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Models matter.Scientists spend substantial amounts of time building,testing and revising models,and significant parts of many journal articles are concerned with exploring their features.We begin our discussion by distinguishing between three different kinds of models: representational models,models of theory,and data models.The focus of this lecture are representational models.These models stand for a selected part or aspect of the world,their target system.This raises the question what it means for a model to represent a target system.We introduce the DEKI account of representation to answer this question.We begin by tracing the origins of the DEKI account in the notion of “representation as” due to Goodman and Elgin,and we spell out its core elements: denotation,exemplification,and the difference between a Z-representation and representation of a Z.We then turn to scientific models and introduce the additional elements that are needed to explain how models represent: interpretation,exemplification under an interpretation,and imputation via a key.This leads to the DEKI account of representation,which is named after its core elements: denotation,exemplification,keying-up,and imputation.We then discuss seven open questions for DEKI that can be the focus of future research.

‘Understanding Scientific Representation’,keynote lecture of the conference ‘Science and Model’,Hokkaido University,February 2023.

主催:科研費研究(基盤研究 B)「統計学的観点を加味した科学哲学による「科学的推論」教育プログラムの構築」(課題番号:20H01736)

‘Understanding Scientific Representation’,
keynote lecture of the conference ‘Science and Models’,
Hokkaido University,February 2023.


Roman Frigg (London School of Economics and Political Science)

Opening year:2023 Tags: Literature/Thought/Language, Physical Sciences/Natural Sciences Lecture Date:2024年1月10日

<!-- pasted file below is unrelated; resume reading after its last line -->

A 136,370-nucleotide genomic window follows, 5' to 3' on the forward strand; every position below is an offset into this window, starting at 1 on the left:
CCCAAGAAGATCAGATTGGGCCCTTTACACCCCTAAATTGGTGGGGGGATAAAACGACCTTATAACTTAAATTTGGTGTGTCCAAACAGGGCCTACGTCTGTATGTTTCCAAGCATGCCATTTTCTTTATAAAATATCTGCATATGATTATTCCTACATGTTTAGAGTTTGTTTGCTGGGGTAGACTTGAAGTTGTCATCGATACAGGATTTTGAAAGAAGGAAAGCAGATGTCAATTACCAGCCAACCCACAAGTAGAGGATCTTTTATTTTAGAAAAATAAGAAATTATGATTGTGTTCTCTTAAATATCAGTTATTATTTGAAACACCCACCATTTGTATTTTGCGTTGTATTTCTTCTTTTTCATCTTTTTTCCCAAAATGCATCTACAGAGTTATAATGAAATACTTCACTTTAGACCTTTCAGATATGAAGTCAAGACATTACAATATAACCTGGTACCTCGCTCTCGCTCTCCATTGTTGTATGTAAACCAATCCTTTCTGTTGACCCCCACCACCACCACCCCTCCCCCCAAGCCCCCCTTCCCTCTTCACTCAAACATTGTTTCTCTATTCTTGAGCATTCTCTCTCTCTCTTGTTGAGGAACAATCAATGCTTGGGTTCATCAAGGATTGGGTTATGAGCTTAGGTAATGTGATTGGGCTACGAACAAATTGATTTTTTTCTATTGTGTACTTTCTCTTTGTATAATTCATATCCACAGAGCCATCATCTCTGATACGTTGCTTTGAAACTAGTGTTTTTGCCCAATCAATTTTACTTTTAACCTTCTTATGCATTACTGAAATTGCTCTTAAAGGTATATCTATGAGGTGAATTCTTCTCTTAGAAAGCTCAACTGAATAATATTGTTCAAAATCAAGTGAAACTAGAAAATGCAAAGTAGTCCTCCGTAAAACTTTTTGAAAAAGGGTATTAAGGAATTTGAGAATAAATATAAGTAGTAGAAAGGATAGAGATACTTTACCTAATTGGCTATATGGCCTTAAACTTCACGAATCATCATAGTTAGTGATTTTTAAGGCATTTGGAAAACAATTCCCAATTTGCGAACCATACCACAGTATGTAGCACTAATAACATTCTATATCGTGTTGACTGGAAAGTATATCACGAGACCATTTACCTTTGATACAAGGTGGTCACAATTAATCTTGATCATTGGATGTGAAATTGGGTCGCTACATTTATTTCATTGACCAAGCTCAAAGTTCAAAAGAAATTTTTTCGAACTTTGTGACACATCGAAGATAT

This educational material is funded by a grant-in-aid for the research project under the auspices of the Office of President,Hokkaido University.
In this lecture,we consider ethical issues in research,or research ethics. It is available to everyone for research ethics education.


As an example of how to use this material,you can watch [Research Ethics] in preparation or at the beginning of class,and then conduct a flipped class in which students discuss [Imaginary Cases] in groups.
[Problem Solving Learning in Research Ethics] explains the concept behind examining the cases. It is intended to be viewed in preparation or by the discussion facilitator to prepare for the class.


[Research Ethics]
1. Introduction
2. What is Research?
3. Ethics of Research,Ethics in Research
4. Research Ethics
5. Research Misconduct
6. Three Attitudes towards Research Ethics
7. Tests for Judgement of an Act
8. Imaginary Case
9. Conclusion
>> Lecture Materials


[Research Ethics : Imaginary Cases]
Case 1: ‘Research Methods’
Case 2: ‘An ‘Old-Fashioned’ Mentor’
Case 3: ‘Career and Funding’
Case 4: ‘Good Mentee,Bad Mentor?’
Case 5: ‘Media-savvy Intellectual?’
Case 6: ‘Troublesome Boss’
>> Lecture Materials


[Problem Solving Learning in Research Ethics]
1. Introduction
2-1. What are the Ethics Tests?
2-2. How to Use the Ethics Tests 1: Steps 1 and 2
2-3. How to Use the Ethics Tests 2: Steps 3-6 on No Paper Problem
2-4. How to Use the Ethics Tests 2: Steps 3-6 on No Money Problem
3. Conclusion
4. Summary
>> Lecture Materials


Shunzo Majima PhD(Reseach Fellow Center for Applied Ethics and Philosophy Graduate School of Letters Hokkaido University as of 2016)

Opening year:2016 Tags: English, Ethics, Faculty of Letters, Literature/Thought/Language, Research Ethics, 倫理学, 研究倫理 Lecture Date:2023年4月5日
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